Smarter Living: Donating cord blood - Alabamas13.com WVTM-TV Birmingham, AL

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Smarter Living: Donating cord blood

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Carolinas Cord Blood Bank Carolinas Cord Blood Bank
DURHAM, N.C. - When expecting a new baby, parents are often consumed with prepping for their baby's arrival. But did you know that the blood from your baby's placenta can help save lives?

Your new baby is a wonderful gift, but it can also give the gift of life to another child.

In this edition of 'Smarter Living,' we meet Maalik. He's staying at the Ronald McDonald House of Durham with his mom. He's alive today because of a cord blood donation.

Thanks to a cord blood donor, 2-year-old Maalik is beating the odds.

"Cord blood is the baby's blood left over in the placenta or the afterbirth after the babies born," said Joanne Kurtzberg, director of the pediatric blood and marrow transplant program and the director of the Carolinas Cord Blood Bank at Duke University.

Maalik has a metabolic disease called Hurler's Syndrome. The expected life span is only five years.

"He's missing a vital enzyme that helps his brain and his bones and his heart and his eyes and many other organs develop," said Maalik's mother, Krystal Brinson.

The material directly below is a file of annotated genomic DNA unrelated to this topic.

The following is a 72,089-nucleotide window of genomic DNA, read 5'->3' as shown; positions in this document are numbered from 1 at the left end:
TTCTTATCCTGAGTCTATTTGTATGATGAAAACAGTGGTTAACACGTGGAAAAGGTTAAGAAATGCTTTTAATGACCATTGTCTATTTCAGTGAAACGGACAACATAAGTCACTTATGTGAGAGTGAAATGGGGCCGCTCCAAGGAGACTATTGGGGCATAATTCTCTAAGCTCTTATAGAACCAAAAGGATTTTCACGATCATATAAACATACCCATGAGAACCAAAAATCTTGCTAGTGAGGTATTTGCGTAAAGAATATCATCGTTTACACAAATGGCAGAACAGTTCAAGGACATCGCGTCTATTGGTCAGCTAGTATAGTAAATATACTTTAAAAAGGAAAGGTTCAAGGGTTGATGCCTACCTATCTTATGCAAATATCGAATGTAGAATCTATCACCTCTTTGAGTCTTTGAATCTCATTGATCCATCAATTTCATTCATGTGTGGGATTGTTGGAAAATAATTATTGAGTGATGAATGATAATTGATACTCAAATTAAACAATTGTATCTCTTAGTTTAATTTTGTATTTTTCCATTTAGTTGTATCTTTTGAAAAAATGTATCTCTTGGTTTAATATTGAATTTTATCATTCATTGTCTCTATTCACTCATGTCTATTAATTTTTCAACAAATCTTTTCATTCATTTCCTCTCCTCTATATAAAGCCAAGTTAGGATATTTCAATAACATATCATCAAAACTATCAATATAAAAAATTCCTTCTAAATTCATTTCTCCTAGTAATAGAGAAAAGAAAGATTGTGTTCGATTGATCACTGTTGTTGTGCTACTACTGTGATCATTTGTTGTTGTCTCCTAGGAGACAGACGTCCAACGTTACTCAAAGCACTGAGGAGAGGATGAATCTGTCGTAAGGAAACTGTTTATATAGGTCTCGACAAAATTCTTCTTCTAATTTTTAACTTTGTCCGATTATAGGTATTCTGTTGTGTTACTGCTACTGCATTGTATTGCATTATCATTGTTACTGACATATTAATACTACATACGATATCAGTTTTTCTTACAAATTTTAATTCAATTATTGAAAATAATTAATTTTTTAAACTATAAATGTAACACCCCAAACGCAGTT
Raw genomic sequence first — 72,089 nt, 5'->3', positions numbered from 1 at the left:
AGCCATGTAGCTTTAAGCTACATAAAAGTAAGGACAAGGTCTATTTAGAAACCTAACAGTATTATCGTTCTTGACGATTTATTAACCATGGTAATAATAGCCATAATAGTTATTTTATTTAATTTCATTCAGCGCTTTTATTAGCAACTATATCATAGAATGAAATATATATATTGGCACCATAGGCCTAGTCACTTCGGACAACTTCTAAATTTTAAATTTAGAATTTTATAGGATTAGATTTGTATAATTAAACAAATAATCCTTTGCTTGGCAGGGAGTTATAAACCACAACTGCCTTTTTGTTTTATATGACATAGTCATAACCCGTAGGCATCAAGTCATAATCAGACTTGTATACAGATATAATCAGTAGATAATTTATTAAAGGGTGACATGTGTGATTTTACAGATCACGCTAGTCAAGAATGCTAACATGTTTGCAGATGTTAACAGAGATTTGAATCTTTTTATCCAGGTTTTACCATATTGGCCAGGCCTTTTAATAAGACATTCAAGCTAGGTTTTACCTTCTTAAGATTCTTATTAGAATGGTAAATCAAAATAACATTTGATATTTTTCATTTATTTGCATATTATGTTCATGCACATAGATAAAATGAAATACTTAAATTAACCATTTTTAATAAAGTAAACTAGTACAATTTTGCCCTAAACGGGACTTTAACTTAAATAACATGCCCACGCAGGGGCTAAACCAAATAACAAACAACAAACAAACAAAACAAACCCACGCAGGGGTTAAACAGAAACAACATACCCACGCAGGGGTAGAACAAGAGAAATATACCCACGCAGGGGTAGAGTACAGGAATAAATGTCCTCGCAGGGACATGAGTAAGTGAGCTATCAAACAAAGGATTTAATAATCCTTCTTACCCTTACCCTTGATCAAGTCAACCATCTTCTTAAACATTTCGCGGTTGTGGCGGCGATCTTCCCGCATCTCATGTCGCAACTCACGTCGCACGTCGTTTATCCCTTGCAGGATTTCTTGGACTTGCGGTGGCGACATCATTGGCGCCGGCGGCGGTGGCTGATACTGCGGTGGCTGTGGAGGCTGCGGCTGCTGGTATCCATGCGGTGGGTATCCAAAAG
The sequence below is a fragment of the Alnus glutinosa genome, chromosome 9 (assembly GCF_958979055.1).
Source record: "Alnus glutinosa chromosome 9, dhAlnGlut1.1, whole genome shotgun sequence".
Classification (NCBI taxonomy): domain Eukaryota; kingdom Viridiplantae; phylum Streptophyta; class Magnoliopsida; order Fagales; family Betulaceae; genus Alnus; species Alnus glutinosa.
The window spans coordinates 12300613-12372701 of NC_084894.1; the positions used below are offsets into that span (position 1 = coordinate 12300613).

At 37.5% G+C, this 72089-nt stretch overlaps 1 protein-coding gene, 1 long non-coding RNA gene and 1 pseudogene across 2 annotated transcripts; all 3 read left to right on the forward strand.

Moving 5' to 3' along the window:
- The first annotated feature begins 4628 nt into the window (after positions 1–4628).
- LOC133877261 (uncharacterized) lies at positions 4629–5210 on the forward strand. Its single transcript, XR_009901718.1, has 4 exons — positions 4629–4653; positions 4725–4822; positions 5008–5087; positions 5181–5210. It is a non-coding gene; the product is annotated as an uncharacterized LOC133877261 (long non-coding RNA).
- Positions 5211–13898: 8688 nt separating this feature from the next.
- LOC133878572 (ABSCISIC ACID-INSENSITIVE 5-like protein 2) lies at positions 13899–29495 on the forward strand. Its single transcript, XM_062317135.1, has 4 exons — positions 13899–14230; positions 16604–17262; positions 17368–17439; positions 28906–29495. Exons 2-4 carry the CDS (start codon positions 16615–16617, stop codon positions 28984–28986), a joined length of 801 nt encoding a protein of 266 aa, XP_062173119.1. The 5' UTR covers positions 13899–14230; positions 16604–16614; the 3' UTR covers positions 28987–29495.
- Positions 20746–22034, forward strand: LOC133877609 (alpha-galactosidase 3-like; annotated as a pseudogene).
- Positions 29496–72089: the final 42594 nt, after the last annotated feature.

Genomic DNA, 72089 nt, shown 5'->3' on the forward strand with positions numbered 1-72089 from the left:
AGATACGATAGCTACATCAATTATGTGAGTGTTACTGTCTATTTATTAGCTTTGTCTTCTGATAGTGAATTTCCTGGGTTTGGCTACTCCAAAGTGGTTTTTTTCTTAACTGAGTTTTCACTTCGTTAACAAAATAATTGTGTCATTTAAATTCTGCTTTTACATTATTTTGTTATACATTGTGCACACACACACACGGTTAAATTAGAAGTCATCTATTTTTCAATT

Because of the cord blood transplant, he has beaten the odds.

There are a few things that make cord blood unique.

"Cord blood has stem cells of the blood, kind of like the bone marrow is the blood factory, which can repopulate the bone marrow, and the blood and the immune system for the life of the patient undergoing a transplant," said Kurtzberg.

Blood from your arms have cells that can only live a few months.

"It's been a long journey," Brinson said. "We spent about three months in inpatient."

Last year Maalik underwent intense preparation for the transplant, first undergoing nine days of high-dose chemotherapy.

After that came the infusion of cord blood cells.

"The chemotherapy destroyed his own bone marrow, the cord blood cells rescued his bone marrow and now because he's engrafted, the cells are growing permanently in his body and they're replacing the enzyme that he was missing," his mother said.

Today, Maalik is happy and healthy.

Recovery takes about one or two years. Cord blood donations are low and can be used for all the same diseases as a bone marrow transplant would be used for.

A simple message to expecting moms: donating cord blood is totally free and there's no risk to the baby or mom. The blood is taken after delivery.

For more information: Carolinas Cord Blood Bank and Be the Match.
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